Was wondering what kind of back pressure these would cause in my pump system. I would require three. Thanks.
The Circulator improves pool water circulation.
Mark, 5/23/2008


There should be no noticeable increase in the pressure, but The Circulator will make the water come alive and the dead zones
will be eliminated. You will have fewer algae problems, better heat distribution and more effective chemical usage.  I hope that this information is helpful. Have a fun holiday weekend!
 

Sincerely.  Alan Schuster, 5/23/2008


Bumps And Clumps?

What is bumping the filter mean? I've read it in a few of your answers. Also, when we backwash, the little spyglass never clouds up, but does have white chunks swirling in it. Does this mean my DE is chunked up? If so what causes that? Thanks.

Catherine, 5/29/2009


Some DE filters have a handle that allows you to "bump" or redistribute the filter media, instead of backwashing. These filters
are usually not backwashed. It doesn't sound like your filter can be "bumped" and needs to be backwashed instead. The "clumping" doesn't necessarily mean anything. "Clumps" can occur from the removal of dead algae and debris, the use of biguanide sanitizers or "quat" algaecides or the overuse of clarifiers.  If you do have a D.E. and want to avoid the problems, that liquid clarifier cause, you should consider the use of a Nano-Stick Clarifier. This 21st century product has no negative effect on the filter media. Enjoy the season.

Sincerely. Alan Schuster, 5/30/2009

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Sand Vs. Zeolite: operating costs?

Thanks for all the advice on the web site. I have a small above ground pool (18' x 4') and I am using the biguanide chemicals. I have a sand filter that has been great but now in it's third season I am finding I need to run the pump about 3 times longer than last year to avoid cloudy water. I am very tempted to switch to the zeolite, but I was wondering, all other things equal, if it will require more electricity to operate per gallon filtered than the sand? My intuition tells me that if the filter works better, the pressure will be higher and the flow rate will be lower (for a given pump), thus requiring more time to filter the entire pool. Is this true? Has anyone ever compared the cost of electricity of sand vs. zeolite?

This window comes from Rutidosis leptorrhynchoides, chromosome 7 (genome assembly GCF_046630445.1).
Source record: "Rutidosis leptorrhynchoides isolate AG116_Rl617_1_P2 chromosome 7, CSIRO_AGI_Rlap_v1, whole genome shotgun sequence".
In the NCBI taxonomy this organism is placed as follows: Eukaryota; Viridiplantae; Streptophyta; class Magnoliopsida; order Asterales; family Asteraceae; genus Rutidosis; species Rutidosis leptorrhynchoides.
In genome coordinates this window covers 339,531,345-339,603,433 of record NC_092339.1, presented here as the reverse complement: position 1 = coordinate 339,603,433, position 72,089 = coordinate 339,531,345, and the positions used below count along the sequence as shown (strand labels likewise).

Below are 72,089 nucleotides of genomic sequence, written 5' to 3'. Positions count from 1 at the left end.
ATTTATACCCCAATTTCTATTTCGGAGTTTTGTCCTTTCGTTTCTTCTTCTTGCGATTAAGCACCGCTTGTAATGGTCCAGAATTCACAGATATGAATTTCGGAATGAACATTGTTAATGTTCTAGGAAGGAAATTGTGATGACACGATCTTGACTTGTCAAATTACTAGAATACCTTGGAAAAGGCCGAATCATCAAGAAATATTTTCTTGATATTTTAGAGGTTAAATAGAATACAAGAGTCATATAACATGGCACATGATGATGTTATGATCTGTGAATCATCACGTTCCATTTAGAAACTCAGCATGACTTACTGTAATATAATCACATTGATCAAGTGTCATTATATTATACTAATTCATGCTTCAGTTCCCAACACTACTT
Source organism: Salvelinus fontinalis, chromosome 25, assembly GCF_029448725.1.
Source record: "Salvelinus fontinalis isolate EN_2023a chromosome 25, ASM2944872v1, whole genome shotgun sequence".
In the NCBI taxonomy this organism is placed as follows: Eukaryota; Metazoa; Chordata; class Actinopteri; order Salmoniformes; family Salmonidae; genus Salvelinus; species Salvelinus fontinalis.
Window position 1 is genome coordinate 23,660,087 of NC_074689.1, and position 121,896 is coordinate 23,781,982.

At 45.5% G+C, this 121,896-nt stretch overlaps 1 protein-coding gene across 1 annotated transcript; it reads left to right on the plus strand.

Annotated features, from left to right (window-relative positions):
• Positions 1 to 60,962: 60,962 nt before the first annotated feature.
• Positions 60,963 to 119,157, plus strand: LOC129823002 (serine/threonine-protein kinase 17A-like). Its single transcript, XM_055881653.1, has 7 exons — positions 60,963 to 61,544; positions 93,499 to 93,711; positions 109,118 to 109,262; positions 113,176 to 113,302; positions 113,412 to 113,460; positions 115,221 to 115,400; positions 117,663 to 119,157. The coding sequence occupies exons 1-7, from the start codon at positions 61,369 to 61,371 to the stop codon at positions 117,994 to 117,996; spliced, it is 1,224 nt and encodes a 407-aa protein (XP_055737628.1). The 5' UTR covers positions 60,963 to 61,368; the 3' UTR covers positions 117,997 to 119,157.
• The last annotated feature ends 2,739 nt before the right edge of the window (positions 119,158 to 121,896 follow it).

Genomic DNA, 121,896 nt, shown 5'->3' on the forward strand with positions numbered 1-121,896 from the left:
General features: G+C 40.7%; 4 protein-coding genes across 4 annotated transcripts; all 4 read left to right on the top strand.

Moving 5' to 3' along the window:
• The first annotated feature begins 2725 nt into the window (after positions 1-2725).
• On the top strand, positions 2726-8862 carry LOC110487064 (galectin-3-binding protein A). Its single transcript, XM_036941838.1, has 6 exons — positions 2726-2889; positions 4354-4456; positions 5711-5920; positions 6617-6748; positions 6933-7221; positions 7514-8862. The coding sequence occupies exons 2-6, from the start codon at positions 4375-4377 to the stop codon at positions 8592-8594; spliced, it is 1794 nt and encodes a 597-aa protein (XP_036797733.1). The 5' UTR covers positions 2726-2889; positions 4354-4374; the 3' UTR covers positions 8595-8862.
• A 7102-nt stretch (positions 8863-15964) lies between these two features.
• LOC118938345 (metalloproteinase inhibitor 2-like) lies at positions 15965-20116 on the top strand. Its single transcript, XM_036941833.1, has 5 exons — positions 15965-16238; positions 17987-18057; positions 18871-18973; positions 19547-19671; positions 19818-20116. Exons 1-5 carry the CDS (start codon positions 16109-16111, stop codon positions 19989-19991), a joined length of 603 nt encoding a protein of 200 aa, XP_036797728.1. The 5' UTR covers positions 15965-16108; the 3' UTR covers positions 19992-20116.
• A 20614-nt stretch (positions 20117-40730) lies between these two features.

Kevin W., 7/8/2004
ZeobriteXtreme sand filter replacement media.

I don't know if studies have been done on operating costs, but I would hazard a guess that you will get better water quality
with less filter time using ZeobriteXtreme. Sand filters can be very inefficient in removing fine particles. With ZeobriteXtreme you will have effectiveness that is comparable to a DE filter,. without a lot of the DE problems. There will less need to run the filter for extended periods of time to clear up the water. You should be able to run the filter on a more predictable cycle, so long as proper water sanitation is maintained. I hope that I have cleared things up a bit. Enjoy the season.

Sincerely. Alan Schuster, 7/8/2004


Still Cloudy?

Hi Alan, first of all, thanks for spending the time to perform this service. Many of your responses to others have already helped us. We are new pool owners: came with the house. It's a 20 yr inground, 25,000 gal concrete pool. We hired a company to "open" the pool that provides this service to others in our area. They started by shocking and adjusting water chemistry - got rid of the green, but cloudiness remained. Then more chlorine shock ~ 5 days later. Another 4 days, and it's still cloudy. I noticed the pressure reading on the new instrument was ~ 25 over this entire period, and never really changed that much (even after backwashing) - but outflow back into the pool always decreased with time, suggesting something was retained by the filter. Next, they tried a quart of that clarifying agent you recommend, which improved the cloudiness somewhat You could see the bottom of the shallow end. After 2 more days ~ 1 lb of DE powder was added to the skimmer, which plugged the filter, so we had to backwash out.  At this point, I suggested we investigate the filter. It's not new, and the fact the pressure doesn't change suggested channeling to me; but they wanted to trying shocking 1 more time, so we did so today. By the way, water chemistry was fine, except for today, we had to acidify to get back within the normal range. We also have been backwashing 2x daily. Alan, what is your diagnosis and recommendation? Thanks much.